The business plan utilising the IT has to be implemented and made to work. It is actually making the best use of what you have that is actually the most challenging part of the process.

How many of us can really say that we have maximised the benefits from the IT that we have already up and running in our offices. Perhaps one or two enthusiastic fee-earners have. But what about the reluctant rest. Have we given up on them, decided that it is just not worth the effort? We make the mistake of thinking that somehow our staff will miraculously embrace the full potential of the equipment effortlessly. They will be happy to change the habits of a lifetime (or part lifetime) and all this while trying to manage the demands of their caseload and their clients.

Of course it doesn’t happen. Even if they were willing to learn, they are far too busy to find the time. After all the dictating machine rules, the best piece of office equipment ever invented to get the file off your desk onto someone else’s – whether the job has been done properly or not. Let your secretary sort out the mess – you don’t want to have to get the job right yourself!

Perhaps I am too cynical. However, there is no point spending the money on the equipment without a proper implementation plan to make full use of the investment. This implementation plan will involve resources in terms of money and manpower, a great deal of time and lots of training of one sort or another. And it us unlikely to work without the involvement of staff at all levels in the practice.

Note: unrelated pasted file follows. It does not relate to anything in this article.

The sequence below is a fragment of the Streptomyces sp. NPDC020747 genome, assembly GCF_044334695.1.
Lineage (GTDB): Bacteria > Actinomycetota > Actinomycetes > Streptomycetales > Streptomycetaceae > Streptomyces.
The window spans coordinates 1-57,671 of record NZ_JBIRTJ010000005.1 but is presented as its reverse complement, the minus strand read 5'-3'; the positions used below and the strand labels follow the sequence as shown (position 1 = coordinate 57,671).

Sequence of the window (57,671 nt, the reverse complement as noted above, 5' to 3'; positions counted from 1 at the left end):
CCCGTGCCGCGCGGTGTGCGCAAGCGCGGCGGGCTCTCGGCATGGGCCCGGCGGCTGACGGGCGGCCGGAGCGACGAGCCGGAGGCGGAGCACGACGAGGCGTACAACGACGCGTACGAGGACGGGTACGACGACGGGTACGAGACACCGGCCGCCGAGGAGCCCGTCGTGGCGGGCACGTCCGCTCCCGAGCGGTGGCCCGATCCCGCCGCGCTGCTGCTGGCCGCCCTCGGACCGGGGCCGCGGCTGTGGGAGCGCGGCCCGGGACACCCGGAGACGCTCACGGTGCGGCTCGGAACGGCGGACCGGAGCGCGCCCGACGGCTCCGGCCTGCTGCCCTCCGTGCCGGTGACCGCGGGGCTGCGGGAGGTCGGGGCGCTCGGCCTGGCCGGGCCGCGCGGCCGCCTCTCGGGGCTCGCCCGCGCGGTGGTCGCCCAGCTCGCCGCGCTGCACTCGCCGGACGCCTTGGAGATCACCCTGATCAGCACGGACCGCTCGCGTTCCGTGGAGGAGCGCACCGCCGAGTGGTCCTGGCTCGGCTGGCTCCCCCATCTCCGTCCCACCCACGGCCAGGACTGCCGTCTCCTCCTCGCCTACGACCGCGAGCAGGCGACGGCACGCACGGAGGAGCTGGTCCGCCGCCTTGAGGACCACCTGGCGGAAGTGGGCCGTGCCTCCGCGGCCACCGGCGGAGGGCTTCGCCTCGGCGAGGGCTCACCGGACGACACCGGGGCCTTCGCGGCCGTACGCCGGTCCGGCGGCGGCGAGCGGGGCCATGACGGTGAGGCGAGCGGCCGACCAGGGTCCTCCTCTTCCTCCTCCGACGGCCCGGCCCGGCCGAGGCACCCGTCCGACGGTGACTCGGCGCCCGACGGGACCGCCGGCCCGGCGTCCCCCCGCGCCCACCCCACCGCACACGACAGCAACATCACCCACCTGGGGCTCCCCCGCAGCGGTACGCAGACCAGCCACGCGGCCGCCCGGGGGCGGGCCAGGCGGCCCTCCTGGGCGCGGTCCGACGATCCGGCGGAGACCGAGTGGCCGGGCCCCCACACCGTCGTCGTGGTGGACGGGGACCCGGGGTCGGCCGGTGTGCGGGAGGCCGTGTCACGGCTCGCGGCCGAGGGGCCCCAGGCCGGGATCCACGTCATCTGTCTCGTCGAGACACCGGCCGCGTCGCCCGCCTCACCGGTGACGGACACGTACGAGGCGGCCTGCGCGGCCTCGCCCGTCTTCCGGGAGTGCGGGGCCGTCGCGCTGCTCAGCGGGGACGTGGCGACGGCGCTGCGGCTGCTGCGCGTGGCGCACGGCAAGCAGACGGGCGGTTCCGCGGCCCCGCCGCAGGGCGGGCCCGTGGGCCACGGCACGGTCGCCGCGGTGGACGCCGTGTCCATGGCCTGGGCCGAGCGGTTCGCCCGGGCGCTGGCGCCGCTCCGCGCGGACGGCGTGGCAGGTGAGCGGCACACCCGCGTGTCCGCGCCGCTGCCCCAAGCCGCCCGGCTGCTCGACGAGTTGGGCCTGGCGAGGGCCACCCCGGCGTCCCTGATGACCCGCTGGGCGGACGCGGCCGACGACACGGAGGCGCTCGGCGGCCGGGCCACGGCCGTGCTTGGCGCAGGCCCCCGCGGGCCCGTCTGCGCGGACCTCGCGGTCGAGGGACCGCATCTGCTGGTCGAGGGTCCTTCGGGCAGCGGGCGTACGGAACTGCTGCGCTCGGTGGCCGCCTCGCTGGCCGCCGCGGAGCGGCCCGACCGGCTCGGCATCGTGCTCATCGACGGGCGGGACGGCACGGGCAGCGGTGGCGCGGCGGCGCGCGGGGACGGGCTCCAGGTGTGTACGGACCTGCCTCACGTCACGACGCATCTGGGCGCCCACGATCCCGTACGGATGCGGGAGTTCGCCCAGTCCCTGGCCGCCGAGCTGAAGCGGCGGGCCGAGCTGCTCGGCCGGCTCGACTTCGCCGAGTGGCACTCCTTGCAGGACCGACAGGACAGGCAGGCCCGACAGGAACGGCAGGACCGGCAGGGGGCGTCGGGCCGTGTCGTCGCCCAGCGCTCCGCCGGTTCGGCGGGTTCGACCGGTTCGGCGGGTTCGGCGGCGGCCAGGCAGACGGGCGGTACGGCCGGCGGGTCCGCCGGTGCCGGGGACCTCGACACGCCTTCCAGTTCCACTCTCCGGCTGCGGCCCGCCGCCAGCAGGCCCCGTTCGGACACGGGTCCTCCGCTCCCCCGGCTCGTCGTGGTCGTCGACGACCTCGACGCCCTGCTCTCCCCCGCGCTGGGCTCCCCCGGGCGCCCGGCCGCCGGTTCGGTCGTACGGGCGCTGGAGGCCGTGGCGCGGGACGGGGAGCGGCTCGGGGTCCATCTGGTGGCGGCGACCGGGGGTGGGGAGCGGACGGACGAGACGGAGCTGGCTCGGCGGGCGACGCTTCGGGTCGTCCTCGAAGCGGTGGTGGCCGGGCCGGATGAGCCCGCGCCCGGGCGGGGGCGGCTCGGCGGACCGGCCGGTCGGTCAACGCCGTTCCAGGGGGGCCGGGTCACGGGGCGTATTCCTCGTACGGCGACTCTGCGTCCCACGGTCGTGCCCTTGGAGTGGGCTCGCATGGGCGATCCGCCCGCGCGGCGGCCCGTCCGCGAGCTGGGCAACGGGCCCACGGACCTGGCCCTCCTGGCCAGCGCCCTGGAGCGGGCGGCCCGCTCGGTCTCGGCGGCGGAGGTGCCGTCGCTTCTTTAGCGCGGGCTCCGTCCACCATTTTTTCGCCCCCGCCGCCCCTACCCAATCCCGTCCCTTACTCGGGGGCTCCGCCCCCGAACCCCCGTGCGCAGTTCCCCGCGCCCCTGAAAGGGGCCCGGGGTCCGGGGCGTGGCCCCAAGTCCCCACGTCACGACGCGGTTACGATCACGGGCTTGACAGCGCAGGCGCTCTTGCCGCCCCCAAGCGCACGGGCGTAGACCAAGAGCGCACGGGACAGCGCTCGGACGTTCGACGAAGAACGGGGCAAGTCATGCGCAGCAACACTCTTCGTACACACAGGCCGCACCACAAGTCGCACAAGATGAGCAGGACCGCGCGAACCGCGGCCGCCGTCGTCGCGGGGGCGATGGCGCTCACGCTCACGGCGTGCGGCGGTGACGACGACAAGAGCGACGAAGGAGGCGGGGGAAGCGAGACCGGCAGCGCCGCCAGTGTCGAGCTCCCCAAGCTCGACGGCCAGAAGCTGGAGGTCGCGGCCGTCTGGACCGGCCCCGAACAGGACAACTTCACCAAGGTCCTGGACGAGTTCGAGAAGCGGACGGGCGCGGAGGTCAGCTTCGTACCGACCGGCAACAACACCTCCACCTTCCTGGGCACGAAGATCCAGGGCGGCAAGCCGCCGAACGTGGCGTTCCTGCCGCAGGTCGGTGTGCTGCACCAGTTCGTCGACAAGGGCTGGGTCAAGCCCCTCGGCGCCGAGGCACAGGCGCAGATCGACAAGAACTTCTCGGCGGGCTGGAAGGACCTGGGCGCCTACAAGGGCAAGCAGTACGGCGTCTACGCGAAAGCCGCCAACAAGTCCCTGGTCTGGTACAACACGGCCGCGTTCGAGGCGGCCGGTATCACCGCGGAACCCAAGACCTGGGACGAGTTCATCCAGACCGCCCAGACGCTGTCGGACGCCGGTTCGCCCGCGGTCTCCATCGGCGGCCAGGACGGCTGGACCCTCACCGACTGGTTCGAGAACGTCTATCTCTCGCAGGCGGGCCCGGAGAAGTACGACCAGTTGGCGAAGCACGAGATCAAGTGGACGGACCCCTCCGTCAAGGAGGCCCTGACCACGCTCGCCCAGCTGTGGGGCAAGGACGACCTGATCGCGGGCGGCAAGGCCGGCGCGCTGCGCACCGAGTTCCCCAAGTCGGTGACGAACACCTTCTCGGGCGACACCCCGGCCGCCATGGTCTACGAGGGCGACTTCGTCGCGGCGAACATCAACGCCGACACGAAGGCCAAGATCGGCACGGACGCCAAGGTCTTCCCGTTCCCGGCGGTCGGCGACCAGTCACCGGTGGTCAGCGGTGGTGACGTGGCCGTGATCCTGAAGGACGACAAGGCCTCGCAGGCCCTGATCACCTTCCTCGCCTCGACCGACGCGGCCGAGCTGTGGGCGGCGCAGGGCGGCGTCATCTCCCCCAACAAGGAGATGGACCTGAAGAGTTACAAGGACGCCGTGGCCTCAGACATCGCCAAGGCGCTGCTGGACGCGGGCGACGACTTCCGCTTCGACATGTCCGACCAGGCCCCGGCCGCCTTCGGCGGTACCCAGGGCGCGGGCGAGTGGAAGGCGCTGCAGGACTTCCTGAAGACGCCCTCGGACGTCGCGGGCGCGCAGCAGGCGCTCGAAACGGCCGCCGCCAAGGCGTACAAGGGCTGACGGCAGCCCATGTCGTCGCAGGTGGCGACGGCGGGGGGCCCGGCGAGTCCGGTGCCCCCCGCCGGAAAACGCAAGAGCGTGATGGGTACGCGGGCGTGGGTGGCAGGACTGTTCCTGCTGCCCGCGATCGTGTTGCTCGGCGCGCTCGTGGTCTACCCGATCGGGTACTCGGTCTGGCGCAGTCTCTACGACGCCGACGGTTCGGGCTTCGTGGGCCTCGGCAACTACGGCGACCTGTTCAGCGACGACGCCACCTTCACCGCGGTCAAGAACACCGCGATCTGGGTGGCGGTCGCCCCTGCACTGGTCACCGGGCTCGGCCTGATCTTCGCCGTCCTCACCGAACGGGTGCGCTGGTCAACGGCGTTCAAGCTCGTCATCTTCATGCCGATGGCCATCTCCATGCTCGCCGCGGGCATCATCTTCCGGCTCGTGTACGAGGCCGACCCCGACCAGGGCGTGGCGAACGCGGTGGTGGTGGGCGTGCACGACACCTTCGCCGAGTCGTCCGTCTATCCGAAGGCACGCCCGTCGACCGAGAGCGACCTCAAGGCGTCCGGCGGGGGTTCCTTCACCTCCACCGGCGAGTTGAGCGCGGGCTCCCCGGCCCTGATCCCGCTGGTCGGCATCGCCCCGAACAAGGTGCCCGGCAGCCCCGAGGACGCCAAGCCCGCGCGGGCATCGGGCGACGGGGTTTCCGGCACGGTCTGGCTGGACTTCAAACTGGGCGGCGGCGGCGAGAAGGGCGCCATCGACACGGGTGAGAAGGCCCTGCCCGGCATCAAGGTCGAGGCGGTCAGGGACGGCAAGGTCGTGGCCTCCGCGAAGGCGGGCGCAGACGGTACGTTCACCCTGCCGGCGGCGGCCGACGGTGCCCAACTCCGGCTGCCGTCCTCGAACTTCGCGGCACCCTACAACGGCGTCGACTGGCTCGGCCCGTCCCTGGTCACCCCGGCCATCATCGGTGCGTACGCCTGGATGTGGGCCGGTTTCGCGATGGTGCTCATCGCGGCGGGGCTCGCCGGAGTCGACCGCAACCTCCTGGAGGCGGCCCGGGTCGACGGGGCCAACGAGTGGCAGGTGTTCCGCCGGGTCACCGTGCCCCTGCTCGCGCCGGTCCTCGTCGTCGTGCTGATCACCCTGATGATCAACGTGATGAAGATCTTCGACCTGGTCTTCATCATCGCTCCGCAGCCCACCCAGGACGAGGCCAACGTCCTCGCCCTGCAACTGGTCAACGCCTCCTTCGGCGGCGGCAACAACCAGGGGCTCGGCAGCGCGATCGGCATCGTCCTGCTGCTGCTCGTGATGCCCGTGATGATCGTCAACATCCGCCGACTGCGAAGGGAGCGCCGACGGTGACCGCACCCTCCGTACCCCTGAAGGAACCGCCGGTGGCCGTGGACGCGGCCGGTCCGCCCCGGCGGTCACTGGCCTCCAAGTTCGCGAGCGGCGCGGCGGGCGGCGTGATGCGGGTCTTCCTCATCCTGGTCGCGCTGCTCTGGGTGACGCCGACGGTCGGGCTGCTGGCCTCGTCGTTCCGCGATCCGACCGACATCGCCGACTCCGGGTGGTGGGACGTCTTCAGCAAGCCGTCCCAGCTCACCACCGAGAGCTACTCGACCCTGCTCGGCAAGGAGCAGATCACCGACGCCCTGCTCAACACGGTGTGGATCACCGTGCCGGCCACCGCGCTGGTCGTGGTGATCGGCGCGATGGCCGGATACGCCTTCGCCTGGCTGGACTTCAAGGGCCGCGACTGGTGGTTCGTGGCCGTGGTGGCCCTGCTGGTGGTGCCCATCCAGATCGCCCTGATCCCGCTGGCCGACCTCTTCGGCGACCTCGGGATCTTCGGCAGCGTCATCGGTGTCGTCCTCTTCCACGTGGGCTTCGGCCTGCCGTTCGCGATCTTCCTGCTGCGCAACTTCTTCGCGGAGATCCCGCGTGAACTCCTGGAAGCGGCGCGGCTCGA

Why not get together your most enthusiastic fee-earners and ancillary staff in an IT committee to develop the plan of campaign. Listen to their ideas and involve them in the process. Train a few key people and use them to train the rest of the staff in small groups.

The secretaries will generally be much easier to deal with than fee-earners. Make sure therefore that each fee-earner has a few simple tasks to accomplish using IT and gradually extend the jobs that they are expected to do. Our fee-earners were all asked first to open their own client files and keep the client database up to date. Now they are being asked to enter their own time recording as they go through the day and so on.

But it’s not just the fee-earners whose role and way of working will change. Each staff member has to know clearly what is expected of them. Procedures have to be put in place to monitor performance. If some have not cottoned on, a further round of training will be needed and then probably a third. Never take it for granted that implementation has occurred for, even if it did once, people may well have lapsed back into old habits. Remember you are trying to change the habits of a lifetime and that is no mean feat.

Management Needed

All this takes a great deal of management time and effort. But the benefits for the business will more than repay the effort involved – at least until the next great leap forward occurs. Unfortunately nothing stands still and the escalator seems to move faster and faster all the time. There are signs that IT is becoming slightly more user friendly (or am I too optimistic). But there is no alternative but to get on board and keep running with it.

So happy (or otherwise) reading of this magazine. You can’t afford to be without it but do not assume for an instant that understanding its articles will achieve benefits for your business. Only darned hard work will do that.
Happy managing!